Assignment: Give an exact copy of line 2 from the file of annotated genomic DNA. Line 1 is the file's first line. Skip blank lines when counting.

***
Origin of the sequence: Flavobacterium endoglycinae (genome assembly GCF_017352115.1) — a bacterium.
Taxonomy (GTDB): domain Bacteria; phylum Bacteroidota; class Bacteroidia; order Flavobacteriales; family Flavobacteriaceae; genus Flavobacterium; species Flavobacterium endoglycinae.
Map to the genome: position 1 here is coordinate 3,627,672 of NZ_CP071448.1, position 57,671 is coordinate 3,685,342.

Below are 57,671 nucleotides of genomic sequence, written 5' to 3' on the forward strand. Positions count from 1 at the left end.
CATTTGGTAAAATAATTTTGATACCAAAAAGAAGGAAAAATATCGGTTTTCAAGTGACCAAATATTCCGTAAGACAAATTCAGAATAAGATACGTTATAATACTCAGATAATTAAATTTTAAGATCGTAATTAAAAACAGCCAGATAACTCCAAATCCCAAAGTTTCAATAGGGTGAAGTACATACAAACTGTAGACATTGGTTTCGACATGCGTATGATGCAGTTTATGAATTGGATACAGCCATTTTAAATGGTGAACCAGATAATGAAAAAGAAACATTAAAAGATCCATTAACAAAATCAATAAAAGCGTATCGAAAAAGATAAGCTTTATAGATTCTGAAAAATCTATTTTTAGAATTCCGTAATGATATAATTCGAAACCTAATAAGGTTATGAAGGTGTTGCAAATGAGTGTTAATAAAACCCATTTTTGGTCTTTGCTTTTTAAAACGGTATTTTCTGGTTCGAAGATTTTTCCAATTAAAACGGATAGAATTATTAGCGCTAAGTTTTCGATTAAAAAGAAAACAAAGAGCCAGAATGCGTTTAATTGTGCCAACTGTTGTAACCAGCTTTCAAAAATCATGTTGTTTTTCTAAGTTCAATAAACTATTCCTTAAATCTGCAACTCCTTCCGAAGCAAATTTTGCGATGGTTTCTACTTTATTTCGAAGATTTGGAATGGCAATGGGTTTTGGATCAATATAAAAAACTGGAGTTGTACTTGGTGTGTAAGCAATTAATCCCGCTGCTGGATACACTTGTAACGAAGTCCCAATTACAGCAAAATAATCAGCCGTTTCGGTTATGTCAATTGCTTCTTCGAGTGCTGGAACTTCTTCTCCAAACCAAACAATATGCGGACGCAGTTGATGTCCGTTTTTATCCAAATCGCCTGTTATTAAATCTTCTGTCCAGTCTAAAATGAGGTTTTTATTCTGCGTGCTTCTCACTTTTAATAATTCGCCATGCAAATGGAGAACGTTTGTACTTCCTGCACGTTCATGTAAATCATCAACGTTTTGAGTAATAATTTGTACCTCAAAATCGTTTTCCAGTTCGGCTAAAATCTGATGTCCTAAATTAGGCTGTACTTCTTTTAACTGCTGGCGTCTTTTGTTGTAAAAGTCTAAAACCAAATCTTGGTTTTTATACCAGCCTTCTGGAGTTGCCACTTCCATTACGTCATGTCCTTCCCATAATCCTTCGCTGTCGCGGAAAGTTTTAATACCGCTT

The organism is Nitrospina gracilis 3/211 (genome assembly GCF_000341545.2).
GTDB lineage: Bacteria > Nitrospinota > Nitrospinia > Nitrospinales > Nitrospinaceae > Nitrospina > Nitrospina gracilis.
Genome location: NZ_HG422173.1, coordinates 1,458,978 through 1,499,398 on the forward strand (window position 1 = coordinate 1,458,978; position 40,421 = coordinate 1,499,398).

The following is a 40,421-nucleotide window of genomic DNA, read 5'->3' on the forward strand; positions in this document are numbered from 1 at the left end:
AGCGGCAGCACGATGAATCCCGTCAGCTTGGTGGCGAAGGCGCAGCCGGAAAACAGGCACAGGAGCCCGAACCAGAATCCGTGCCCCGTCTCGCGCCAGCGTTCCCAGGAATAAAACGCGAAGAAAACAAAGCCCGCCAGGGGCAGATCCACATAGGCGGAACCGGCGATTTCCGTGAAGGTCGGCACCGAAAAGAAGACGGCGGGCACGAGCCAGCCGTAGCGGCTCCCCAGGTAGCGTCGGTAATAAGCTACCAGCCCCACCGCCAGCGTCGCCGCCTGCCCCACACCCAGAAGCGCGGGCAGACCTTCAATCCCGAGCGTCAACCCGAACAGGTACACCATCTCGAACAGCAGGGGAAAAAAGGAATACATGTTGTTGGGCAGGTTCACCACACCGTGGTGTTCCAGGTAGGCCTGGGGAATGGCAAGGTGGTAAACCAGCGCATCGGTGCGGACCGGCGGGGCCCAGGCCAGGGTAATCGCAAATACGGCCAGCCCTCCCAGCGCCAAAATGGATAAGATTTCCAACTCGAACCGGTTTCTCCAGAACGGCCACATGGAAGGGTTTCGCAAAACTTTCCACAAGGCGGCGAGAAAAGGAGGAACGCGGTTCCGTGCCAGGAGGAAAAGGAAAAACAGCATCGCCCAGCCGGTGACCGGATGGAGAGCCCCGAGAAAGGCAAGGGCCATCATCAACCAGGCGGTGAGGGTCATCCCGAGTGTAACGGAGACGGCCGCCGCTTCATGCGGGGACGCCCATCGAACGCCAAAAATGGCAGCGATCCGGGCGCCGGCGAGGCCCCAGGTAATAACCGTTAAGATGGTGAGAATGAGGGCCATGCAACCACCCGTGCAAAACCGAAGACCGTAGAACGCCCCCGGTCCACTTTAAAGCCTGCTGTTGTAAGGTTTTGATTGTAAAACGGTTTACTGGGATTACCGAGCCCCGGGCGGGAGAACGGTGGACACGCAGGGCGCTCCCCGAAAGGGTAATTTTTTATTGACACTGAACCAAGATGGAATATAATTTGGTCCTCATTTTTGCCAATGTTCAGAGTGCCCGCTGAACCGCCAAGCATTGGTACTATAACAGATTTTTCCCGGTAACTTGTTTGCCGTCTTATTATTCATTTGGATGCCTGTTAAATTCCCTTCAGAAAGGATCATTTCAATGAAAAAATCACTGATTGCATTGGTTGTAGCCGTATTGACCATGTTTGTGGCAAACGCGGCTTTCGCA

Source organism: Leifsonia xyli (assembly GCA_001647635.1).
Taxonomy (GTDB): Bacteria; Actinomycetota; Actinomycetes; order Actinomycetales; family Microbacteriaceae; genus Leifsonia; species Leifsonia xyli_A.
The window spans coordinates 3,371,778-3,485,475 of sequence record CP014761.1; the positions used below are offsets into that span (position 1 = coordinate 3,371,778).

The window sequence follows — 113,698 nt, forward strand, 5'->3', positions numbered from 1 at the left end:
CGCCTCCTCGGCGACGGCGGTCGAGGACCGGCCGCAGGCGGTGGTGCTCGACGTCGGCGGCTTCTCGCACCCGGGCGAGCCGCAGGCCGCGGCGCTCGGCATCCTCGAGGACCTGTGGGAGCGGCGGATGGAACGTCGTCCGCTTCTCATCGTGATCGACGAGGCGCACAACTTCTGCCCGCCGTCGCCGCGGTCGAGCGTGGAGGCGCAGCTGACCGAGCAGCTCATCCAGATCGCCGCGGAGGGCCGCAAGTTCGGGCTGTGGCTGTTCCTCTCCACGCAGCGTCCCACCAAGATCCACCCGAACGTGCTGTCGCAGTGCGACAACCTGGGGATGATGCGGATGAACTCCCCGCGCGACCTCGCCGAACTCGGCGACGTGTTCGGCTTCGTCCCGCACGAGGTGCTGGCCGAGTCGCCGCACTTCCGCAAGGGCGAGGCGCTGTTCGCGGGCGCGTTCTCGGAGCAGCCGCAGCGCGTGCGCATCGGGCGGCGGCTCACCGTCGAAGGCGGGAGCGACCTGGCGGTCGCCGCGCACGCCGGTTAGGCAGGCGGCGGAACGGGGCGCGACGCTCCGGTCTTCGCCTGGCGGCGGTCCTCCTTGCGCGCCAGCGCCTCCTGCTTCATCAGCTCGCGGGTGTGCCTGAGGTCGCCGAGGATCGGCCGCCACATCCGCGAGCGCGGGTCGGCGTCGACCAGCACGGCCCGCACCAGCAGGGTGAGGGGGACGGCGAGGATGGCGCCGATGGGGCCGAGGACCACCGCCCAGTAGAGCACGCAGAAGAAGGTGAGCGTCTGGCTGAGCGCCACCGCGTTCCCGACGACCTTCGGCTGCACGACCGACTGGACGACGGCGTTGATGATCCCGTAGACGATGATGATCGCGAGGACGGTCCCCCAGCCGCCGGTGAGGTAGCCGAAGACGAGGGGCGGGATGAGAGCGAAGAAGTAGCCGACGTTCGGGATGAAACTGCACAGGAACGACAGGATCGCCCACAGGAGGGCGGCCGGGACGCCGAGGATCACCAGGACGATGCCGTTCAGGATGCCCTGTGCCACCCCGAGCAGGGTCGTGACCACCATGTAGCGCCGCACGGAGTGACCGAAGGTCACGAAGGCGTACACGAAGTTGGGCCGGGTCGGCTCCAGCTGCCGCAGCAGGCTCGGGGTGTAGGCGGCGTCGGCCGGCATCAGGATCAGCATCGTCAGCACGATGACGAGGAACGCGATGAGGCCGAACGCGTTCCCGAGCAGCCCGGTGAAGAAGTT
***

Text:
Taxonomy (GTDB): domain Bacteria; phylum Bacteroidota; class Bacteroidia; order Flavobacteriales; family Flavobacteriaceae; genus Flavobacterium; species Flavobacterium endoglycinae.